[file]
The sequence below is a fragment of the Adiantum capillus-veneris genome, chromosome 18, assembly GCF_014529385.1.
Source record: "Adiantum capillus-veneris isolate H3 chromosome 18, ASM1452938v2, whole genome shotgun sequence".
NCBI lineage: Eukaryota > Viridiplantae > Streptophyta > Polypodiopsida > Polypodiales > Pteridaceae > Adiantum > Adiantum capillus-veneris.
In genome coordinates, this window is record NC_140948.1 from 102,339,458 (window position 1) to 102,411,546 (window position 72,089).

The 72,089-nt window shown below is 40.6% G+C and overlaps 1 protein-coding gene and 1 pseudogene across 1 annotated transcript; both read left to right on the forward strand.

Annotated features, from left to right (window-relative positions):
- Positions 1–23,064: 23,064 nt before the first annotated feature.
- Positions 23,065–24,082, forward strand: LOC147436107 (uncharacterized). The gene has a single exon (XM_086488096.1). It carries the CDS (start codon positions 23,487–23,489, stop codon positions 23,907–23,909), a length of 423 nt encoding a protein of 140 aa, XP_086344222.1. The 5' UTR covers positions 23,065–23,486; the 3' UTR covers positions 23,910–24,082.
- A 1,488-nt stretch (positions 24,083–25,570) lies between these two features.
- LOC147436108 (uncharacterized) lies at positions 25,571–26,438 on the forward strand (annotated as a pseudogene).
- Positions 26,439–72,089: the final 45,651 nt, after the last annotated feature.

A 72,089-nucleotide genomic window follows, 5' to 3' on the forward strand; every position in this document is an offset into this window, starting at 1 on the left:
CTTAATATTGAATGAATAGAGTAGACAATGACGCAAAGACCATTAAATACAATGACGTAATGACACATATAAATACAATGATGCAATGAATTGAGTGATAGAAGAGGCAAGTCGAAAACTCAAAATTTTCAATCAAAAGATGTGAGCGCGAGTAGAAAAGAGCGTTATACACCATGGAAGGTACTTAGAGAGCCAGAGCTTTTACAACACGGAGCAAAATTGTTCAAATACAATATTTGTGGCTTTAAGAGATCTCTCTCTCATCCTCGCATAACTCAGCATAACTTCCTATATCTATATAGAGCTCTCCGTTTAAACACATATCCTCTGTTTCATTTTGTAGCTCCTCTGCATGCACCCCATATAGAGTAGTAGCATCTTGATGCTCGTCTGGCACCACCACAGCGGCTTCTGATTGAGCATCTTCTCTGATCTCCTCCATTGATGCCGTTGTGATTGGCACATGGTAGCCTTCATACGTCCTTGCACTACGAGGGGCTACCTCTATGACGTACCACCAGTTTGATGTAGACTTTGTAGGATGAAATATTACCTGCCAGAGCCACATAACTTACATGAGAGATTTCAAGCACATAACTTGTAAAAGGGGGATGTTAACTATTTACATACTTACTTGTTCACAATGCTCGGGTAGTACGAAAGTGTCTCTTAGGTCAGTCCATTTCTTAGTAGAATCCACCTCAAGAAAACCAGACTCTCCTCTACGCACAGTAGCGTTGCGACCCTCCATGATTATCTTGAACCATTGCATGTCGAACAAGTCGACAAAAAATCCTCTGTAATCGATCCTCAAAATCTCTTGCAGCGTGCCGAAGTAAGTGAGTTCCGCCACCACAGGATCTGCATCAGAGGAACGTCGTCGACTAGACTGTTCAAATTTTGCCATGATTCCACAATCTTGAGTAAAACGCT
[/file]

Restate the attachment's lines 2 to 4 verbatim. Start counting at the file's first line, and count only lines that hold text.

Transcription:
Source record: "Adiantum capillus-veneris isolate H3 chromosome 18, ASM1452938v2, whole genome shotgun sequence".
NCBI lineage: Eukaryota > Viridiplantae > Streptophyta > Polypodiopsida > Polypodiales > Pteridaceae > Adiantum > Adiantum capillus-veneris.
In genome coordinates, this window is record NC_140948.1 from 102,339,458 (window position 1) to 102,411,546 (window position 72,089).